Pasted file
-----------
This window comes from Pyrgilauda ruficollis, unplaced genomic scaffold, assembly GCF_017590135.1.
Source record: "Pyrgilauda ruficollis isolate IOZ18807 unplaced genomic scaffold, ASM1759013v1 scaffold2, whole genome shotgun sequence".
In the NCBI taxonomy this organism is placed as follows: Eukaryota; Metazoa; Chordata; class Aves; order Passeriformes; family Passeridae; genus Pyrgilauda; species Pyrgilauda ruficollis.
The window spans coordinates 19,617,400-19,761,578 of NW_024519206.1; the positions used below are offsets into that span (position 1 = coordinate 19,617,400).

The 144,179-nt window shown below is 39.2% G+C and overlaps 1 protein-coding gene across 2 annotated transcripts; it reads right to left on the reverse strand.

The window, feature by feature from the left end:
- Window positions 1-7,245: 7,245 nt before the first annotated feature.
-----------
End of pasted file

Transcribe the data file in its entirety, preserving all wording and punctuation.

This window comes from Pyrgilauda ruficollis, unplaced genomic scaffold, assembly GCF_017590135.1.
Source record: "Pyrgilauda ruficollis isolate IOZ18807 unplaced genomic scaffold, ASM1759013v1 scaffold2, whole genome shotgun sequence".
In the NCBI taxonomy this organism is placed as follows: Eukaryota; Metazoa; Chordata; class Aves; order Passeriformes; family Passeridae; genus Pyrgilauda; species Pyrgilauda ruficollis.
The window spans coordinates 19,617,400-19,761,578 of NW_024519206.1; the positions used below are offsets into that span (position 1 = coordinate 19,617,400).

The 144,179-nt window shown below is 39.2% G+C and overlaps 1 protein-coding gene across 2 annotated transcripts; it reads right to left on the reverse strand.

The window, feature by feature from the left end:
- Window positions 1-7,245: 7,245 nt before the first annotated feature.